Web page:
Breaking The Vicious Cycle

1837111006_1378758850There are few things public relations companies value more than experience. In a field so heavily based on hands-on practice, and previous job and internship experiences, you might find yourself struggling to land that first position without prior industry involvement. This vicious cycle can be broken, though, much more simply than you think.

As a college student, you’re likely exposed to various unconventional public relations opportunities that you might not even be aware of. In addition to joining nationally renowned PR-specific clubs – such as PRSSA – become involved with on-campus clubs pertaining to extracurricular activities that interest you – if they have a public relations team, even better!  They don’t have a PR team? Start one by creating something as simple as a Twitter or Facebook account for the club, where you can post meeting times and upcoming activities, or other relevant content. Engage with and gain followers with interactive posts.

Perhaps you have a hobby that doesn’t have a club; take advantage of that. Start a WordPress or Tumblr, and post content consistently. Link it to your other social media, and have your friends share your insight. Creating a unique blog does not necessarily secure you a job, but it could distinguish you from a competitor. Additionally, having a respectable online presence would be beneficial.

Another way to become involved is reaching out to companies to see if they have campus brand ambassadors. Oftentimes, larger companies will have tools and materials they use for promotional purposes. Simply passing these things out on campus and representing the brand can prove helpful; the company gains a presence on campus while you gain PR experience.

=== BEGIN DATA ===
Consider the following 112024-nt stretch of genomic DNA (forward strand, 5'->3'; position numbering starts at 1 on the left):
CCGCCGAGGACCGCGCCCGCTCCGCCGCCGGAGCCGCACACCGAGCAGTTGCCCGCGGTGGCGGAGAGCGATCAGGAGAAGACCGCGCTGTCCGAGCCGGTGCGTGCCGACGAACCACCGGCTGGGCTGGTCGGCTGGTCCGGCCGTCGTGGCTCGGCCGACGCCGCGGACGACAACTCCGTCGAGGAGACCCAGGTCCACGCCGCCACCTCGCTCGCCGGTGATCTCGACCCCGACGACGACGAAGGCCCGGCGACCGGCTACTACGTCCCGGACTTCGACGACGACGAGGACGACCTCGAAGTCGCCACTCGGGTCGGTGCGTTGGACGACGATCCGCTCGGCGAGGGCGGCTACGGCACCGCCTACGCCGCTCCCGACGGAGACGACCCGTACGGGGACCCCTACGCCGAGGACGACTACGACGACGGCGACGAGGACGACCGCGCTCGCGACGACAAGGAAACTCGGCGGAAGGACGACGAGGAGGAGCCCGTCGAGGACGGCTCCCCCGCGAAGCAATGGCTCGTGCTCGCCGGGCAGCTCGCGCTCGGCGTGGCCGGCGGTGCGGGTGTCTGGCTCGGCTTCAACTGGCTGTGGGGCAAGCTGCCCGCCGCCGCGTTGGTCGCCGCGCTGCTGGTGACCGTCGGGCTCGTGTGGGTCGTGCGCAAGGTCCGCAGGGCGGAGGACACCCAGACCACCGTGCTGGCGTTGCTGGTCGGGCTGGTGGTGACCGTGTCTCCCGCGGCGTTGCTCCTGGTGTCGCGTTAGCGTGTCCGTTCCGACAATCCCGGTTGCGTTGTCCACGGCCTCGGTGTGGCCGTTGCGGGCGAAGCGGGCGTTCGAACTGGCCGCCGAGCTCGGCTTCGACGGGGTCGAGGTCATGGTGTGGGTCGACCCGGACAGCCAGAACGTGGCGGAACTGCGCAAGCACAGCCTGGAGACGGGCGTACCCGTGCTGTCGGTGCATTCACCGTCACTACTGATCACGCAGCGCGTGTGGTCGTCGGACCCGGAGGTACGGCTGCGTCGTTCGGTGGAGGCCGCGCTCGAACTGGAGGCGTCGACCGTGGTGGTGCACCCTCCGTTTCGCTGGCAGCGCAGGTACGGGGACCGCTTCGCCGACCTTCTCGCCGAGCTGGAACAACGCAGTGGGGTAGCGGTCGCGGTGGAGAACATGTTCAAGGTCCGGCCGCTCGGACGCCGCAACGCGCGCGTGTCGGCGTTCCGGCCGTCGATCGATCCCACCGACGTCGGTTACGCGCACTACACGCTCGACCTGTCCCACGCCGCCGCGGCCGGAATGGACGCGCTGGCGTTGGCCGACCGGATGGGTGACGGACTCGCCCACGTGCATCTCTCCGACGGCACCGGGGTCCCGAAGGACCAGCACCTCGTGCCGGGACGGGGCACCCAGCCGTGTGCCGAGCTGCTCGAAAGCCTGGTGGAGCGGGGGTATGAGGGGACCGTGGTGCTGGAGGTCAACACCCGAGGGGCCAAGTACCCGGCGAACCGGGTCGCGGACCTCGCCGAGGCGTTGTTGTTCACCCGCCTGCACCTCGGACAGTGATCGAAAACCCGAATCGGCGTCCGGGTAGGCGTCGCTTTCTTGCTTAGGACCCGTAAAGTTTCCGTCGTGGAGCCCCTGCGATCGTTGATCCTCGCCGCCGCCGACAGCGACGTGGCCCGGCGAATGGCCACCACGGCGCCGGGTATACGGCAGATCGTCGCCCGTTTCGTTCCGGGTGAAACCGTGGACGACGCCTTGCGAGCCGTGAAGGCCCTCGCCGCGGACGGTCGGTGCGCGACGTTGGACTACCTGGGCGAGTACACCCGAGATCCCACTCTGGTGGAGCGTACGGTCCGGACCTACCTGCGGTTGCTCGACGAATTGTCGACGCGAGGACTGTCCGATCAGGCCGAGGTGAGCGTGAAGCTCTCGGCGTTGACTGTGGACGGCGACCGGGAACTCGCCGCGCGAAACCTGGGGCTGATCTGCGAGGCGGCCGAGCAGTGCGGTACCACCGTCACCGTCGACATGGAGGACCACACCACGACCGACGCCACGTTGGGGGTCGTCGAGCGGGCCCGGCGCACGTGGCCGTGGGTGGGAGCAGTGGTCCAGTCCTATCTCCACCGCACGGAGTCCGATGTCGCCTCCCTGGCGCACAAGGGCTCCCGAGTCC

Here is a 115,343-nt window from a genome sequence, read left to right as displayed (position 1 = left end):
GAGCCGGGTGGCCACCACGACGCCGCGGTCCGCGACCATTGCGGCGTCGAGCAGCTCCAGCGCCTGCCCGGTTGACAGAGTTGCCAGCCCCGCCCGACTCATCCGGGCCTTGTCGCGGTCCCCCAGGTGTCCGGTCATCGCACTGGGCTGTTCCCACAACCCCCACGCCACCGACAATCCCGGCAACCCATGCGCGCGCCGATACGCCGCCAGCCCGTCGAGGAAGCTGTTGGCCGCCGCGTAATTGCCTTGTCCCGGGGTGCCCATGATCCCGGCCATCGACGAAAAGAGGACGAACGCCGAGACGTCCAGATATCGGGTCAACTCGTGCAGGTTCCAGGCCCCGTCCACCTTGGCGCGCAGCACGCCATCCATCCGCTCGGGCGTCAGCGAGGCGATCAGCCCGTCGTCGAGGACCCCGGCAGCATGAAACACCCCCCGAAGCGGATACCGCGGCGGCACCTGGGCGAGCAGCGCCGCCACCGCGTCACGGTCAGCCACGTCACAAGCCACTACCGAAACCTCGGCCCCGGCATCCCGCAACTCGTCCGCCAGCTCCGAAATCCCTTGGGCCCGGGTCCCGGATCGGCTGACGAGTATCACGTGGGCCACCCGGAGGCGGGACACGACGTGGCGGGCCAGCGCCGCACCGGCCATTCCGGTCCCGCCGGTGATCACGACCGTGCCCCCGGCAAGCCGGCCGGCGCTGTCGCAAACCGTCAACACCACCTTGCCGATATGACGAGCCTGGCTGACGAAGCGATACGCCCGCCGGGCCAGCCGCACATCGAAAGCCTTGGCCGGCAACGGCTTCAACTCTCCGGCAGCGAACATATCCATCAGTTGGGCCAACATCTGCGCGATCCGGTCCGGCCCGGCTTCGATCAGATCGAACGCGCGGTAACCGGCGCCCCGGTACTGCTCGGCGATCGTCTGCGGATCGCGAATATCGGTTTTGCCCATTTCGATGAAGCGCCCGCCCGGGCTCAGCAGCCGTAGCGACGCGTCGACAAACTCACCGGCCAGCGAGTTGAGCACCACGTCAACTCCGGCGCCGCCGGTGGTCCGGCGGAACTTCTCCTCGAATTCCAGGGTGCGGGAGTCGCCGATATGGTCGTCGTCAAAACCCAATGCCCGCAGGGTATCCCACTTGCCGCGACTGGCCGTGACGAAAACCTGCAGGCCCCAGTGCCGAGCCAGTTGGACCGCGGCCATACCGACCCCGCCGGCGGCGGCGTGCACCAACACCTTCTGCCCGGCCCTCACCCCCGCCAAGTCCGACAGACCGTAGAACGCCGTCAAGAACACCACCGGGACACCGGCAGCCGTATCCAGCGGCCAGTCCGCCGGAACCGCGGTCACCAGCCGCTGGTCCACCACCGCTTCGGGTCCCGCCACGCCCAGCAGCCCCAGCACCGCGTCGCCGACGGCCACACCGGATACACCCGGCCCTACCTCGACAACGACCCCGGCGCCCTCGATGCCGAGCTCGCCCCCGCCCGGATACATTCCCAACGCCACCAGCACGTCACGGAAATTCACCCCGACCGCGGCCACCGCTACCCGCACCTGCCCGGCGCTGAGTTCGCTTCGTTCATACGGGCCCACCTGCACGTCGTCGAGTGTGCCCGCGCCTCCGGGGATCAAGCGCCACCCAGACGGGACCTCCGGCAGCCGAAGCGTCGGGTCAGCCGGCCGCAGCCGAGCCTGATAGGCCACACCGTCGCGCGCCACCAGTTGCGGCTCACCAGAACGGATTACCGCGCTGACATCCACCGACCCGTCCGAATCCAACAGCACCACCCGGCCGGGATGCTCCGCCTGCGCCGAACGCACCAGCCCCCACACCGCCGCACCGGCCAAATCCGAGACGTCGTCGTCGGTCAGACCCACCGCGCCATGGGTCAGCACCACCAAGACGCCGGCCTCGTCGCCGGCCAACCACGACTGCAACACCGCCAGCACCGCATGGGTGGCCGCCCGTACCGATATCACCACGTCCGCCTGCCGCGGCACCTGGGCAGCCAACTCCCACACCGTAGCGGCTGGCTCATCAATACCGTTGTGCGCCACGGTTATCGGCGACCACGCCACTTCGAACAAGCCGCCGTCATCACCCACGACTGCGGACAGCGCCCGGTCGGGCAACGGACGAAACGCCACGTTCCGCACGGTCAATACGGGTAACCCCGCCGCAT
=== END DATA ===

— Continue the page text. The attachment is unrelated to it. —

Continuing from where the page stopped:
You can stray from campus to get involved, as well. Interested in entertainment or music PR? Various companies, media conglomerates, and record labels offer street team opportunities where you can promote artists, album releases, and concerts in the area. This type of involvement is much more hands-on than other traditional practices, as you’ll be consistently interacting with consumers. Hanging posters, passing out fliers, attending shows with promo materials, and other “missions” are common with street team work. Similar to being a brand ambassador, this involvement is mutually beneficial as well.

These are just a few simple, unique ways to gain experience that will set you apart from other applicants, and hopefully help you break into the field with that first internship.

This Week’s Internships

This Week’s Internships

The New York Intern Project (Content to win full-time position & $1,500 to move to NYC!)

This Week’s Internships